By Meghan Coyle
and Neha Ramani
The “Quiet Room for Moms” – located on the Mezzanine floor with a conference room style table, chairs and a mini-refrigerator – is the result of an internal audit to assess what ONA could do to make the conference better, easier and more comfortable, according to Leah Rush, ONA’s director of registration.
Rush said ONA wanted to make services for mothers a priority this year, adding that other conferences offer similar services, while some go as far to offer childcare.
Four mothers signed up to use the nursing room during ONA15, and some signed up for multiple time slots. “It may not be a huge amount of people, but it’s definitely meaningful for the people who do use it,” Rush said.
Toby Collodora, the director of digital content at Cordillera TV, said she signed up because she needs to pump breast milk for her 9-month-old daughter at home in Minneapolis. She’s a frequent traveler, so she emailed the hotel and ONA to ask what resources would be available to her.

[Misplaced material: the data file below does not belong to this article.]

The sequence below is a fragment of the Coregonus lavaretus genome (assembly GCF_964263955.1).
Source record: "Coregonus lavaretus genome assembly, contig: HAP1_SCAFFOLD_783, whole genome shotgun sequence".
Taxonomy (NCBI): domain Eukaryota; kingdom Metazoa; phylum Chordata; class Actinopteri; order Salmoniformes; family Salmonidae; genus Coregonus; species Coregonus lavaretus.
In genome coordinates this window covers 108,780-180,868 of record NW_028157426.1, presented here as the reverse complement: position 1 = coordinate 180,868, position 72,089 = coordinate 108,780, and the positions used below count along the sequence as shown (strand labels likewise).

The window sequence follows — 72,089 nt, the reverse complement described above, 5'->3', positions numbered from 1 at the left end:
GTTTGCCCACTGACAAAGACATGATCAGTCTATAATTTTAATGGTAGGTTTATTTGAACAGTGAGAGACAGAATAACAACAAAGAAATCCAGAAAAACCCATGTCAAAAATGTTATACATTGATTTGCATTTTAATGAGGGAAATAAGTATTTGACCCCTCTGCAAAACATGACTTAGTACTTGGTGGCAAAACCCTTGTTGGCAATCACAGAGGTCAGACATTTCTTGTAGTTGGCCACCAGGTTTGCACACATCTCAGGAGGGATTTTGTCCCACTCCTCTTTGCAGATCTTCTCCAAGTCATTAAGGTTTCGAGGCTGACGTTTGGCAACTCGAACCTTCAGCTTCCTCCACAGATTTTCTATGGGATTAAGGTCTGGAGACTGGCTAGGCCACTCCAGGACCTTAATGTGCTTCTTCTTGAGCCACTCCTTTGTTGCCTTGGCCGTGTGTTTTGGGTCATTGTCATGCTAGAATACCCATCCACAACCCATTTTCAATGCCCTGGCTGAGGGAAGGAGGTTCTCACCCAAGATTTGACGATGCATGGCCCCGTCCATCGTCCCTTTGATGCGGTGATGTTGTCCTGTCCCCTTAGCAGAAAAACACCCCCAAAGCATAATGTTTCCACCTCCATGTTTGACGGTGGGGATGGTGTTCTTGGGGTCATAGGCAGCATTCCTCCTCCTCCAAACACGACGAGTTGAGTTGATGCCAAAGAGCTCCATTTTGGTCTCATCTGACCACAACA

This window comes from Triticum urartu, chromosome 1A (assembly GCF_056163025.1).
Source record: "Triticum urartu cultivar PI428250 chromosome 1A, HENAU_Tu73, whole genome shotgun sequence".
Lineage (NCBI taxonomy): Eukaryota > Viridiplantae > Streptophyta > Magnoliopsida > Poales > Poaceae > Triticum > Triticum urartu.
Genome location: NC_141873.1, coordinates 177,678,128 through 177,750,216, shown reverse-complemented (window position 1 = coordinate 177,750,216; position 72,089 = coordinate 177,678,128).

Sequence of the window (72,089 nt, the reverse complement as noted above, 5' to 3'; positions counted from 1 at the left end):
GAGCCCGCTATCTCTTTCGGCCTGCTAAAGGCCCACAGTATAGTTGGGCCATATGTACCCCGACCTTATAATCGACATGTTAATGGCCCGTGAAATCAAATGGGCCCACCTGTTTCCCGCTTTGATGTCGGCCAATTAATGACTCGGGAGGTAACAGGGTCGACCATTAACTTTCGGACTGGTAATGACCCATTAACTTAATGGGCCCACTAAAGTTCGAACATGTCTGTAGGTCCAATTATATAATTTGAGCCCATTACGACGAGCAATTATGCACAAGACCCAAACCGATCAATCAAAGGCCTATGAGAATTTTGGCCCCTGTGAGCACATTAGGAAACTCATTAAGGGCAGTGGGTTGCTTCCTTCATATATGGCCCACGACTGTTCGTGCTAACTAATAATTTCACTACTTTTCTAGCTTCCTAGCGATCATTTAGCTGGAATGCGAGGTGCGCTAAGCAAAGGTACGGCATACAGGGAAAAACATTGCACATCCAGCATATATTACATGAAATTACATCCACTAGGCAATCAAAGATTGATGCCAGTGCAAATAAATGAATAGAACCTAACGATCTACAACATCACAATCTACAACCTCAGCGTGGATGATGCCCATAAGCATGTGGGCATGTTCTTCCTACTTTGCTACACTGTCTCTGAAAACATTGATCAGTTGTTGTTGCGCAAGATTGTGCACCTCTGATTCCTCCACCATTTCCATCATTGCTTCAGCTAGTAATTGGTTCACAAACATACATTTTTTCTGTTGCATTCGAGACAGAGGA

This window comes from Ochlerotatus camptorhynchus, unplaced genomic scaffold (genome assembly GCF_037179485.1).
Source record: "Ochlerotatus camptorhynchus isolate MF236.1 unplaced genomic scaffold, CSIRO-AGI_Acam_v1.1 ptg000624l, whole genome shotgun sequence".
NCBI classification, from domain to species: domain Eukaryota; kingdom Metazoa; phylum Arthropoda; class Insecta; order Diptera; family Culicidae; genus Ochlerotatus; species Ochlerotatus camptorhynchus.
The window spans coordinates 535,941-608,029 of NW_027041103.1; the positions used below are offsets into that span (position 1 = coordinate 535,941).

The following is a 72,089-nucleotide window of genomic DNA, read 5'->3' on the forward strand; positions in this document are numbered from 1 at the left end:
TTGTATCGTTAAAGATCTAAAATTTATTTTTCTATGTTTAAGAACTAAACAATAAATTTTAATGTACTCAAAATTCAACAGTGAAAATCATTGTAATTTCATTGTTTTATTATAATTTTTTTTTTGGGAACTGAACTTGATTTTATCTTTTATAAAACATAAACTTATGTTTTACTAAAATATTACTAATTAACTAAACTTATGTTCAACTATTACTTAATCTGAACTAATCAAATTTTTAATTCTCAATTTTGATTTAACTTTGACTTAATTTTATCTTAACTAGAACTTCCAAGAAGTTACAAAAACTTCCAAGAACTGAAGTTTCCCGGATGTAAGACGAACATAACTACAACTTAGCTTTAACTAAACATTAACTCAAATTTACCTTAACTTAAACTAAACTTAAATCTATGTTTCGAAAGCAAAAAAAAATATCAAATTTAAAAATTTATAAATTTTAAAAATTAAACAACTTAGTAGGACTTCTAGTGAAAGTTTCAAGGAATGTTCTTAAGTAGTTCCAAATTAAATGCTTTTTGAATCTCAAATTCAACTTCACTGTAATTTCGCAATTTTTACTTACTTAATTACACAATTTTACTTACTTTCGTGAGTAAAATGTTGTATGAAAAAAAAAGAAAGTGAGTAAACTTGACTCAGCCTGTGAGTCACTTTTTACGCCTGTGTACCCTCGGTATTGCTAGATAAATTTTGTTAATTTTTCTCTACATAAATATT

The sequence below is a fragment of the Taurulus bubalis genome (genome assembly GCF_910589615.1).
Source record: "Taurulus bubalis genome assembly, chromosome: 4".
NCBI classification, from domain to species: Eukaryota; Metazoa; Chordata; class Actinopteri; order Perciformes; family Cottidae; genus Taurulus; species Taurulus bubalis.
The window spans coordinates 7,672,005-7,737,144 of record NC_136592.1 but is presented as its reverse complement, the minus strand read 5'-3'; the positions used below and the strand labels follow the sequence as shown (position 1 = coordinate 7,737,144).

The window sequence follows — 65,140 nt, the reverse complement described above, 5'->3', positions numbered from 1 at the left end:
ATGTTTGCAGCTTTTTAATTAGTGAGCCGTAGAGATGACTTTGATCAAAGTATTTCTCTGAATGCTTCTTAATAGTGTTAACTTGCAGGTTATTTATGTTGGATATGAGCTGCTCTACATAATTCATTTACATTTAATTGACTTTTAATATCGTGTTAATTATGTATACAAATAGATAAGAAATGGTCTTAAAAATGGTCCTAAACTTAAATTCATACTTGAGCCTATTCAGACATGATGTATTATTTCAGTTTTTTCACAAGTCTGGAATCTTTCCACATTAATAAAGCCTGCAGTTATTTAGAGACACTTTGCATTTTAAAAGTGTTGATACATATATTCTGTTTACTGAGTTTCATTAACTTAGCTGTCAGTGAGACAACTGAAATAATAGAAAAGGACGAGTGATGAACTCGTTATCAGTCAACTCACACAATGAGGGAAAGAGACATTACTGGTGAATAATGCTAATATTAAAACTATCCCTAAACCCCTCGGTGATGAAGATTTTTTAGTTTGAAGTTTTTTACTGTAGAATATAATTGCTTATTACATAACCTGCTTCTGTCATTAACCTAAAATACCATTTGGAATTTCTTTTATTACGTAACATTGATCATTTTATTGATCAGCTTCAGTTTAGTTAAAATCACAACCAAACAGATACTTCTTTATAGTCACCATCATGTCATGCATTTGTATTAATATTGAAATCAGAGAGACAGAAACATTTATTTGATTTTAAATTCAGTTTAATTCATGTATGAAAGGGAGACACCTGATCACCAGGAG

“I wasn’t lucky enough to get a room at the hotel, which is why it became an issue,” she said.
The quiet room for mothers was locked both times Collodora went to pump milk, so she and another mother who needed to pump went to use an empty room across the hall.
“We put a sign on the door of the other room telling people not to come in, and it was fine,” she said.
Although Collodora was never able to use the designated room, she appreciates that ONA created an option for breast-feeding mothers. “Especially for a conference of this size and this nature,” she said, “you’re just going to have a lot of women in that 20-to-45 age bracket.”
Collodora said she thinks it’s great that ONA recognizes how hard it is to be a breast-feeding mother on the road, with little kids at home.
“It’s already challenging enough,” she said. “Having one thing less to worry about is pretty fabulous.”